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 | By Mary D. Dillard

The Guiding Light of Virtue

One Young Adult’s Journey to Truth

“I've heard it said before that youth are the future of the Church,” remarks Madison Jaubert, the director of development for Bama Catholic Campus Ministry at St. Francis of Assisi University Parish in Tuscaloosa. “While this statement is true,” she concedes, “the reality is that youth are also the Church right now!”

Oftentimes, that reality is not given full consideration. Jaubert, being a young adult, can speak with conviction when asserting that “young people in the Church want and need community.” In our distracted world of social media and isolation, youth and young adults long for what is “real and true.”

Growing up in Tennessee as a non-Catholic, Jaubert was very active in her church’s youth group. She was also blessed with the example of her father, who not only was prayerful but also evangelized “with his actions as well as his words.” Like most children, she followed the example of her parents, yearning for their approval. 

“You get to a point, though,” she says, “where you don’t really care about what your parents think.” By the time Jaubert began her freshman year at the University of Alabama in Tuscaloosa, her parents had taken a “back seat” to her friends.

Following the lead of other women in her new sorority, Jaubert put all her efforts into the “college experience.” Late nights of drinking led to mornings of shame and embarrassment, but she admits, “I did a lot of comparing.” Looking to someone else engaging in “far worse” behavior helped her rationalize her actions. The justifying helped, of course, yet there was an “unrest” and “sadness” in her heart.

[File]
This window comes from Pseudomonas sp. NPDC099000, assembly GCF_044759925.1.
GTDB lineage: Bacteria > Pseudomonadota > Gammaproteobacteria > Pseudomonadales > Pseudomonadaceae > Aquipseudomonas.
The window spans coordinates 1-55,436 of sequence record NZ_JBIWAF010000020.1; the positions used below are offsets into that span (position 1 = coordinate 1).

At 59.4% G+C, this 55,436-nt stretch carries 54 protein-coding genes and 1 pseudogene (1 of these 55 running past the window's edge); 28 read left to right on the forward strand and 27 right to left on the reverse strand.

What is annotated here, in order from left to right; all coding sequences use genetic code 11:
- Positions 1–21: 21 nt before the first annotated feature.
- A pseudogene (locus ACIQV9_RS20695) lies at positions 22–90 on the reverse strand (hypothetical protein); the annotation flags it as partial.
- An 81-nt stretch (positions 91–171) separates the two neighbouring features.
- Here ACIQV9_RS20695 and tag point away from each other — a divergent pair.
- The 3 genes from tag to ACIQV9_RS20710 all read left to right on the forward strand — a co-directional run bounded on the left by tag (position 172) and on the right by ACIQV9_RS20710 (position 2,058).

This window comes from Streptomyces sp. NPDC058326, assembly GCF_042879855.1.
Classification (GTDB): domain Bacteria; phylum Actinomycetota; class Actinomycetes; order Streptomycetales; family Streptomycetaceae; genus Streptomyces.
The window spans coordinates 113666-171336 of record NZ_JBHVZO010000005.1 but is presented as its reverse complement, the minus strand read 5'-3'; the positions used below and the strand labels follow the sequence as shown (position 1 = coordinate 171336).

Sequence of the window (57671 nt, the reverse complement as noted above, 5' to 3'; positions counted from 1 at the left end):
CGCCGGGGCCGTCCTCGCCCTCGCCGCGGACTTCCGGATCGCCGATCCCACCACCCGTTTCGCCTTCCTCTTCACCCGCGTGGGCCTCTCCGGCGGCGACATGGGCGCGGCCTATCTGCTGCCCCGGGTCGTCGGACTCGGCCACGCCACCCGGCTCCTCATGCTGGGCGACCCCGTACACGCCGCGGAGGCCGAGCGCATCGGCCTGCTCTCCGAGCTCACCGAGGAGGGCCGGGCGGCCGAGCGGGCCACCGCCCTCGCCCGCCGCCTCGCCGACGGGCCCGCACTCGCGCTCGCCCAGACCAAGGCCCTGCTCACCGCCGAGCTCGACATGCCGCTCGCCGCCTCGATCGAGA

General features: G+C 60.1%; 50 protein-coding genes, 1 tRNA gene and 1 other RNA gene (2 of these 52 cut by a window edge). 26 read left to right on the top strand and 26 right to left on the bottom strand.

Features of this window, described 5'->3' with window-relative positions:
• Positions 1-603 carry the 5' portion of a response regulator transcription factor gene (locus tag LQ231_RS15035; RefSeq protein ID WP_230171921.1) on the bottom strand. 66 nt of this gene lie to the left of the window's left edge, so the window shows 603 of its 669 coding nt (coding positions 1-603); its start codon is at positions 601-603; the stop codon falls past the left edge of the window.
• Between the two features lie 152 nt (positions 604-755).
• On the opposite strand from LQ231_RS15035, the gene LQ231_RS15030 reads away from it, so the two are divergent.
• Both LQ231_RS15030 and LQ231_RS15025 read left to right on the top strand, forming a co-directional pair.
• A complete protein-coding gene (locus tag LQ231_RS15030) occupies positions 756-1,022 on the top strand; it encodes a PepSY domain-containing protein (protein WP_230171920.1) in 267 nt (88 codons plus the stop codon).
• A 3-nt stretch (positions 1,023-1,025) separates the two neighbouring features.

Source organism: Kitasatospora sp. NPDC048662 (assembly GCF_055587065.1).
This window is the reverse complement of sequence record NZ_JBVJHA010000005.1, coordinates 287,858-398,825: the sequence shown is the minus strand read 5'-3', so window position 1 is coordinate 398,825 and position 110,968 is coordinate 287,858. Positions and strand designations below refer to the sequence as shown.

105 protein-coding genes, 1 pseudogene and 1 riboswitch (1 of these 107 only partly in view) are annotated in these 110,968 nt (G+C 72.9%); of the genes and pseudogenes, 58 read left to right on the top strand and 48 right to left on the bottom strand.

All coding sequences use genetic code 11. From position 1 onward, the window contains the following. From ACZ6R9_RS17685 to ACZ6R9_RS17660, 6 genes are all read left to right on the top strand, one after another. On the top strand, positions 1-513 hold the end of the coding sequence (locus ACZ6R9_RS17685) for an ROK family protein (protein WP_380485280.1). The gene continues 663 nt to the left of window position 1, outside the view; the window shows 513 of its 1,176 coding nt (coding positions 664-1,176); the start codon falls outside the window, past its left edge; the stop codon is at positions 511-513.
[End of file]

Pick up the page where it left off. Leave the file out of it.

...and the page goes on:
Making matters worse was the immense pressure to present a certain image on social media. “It’s like you are always on stage. It’s not even about being better than everyone. ... It’s about keeping up and presenting this life that looks fun.”

As Jaubert continued to navigate the “college experience,” a young Catholic man from a mutual group of friends invited her to Mass and a meal at St. Francis of Assisi University Parish. From there, she went on to meet Catherine Wentworth, who “transformed” Jaubert’s life. 

The two took a class together and built a friendship. On one occasion, Wentworth invited Jaubert over to cut her hair. It was during this seemingly ordinary visit that Jaubert had an extraordinary experience — one that was far more profound than hangovers and clever Instagram captions.

“You have to listen to this,” exclaimed Wentworth. She had just gotten back from a FOCUS (Fellowship of Catholic University Students) conference and wanted Jaubert to listen to one of the talks.

“I had never encountered someone doing that — somebody trying to share her faith,” she says frankly. “It’s not even like she was trying to share her faith. It was so real. ... It was just who she was shining through.”

As the friendship grew, so did Jaubert’s number of Catholic friends. Her newfound friends were frequent daily Mass-goers, quietly and constantly witnessing to their faith. They never condemned her, but she contends that their “virtue” highlighted her “vice.” There were times when she would feel embarrassed about how she was living her life because her friends were clearly more happy and joyful living theirs. The juxtaposition between other friends and her new group of friends was crystal clear: One group exuded an emptiness rooted in a hunger for something, and the other group’s hunger had been satiated by Someone.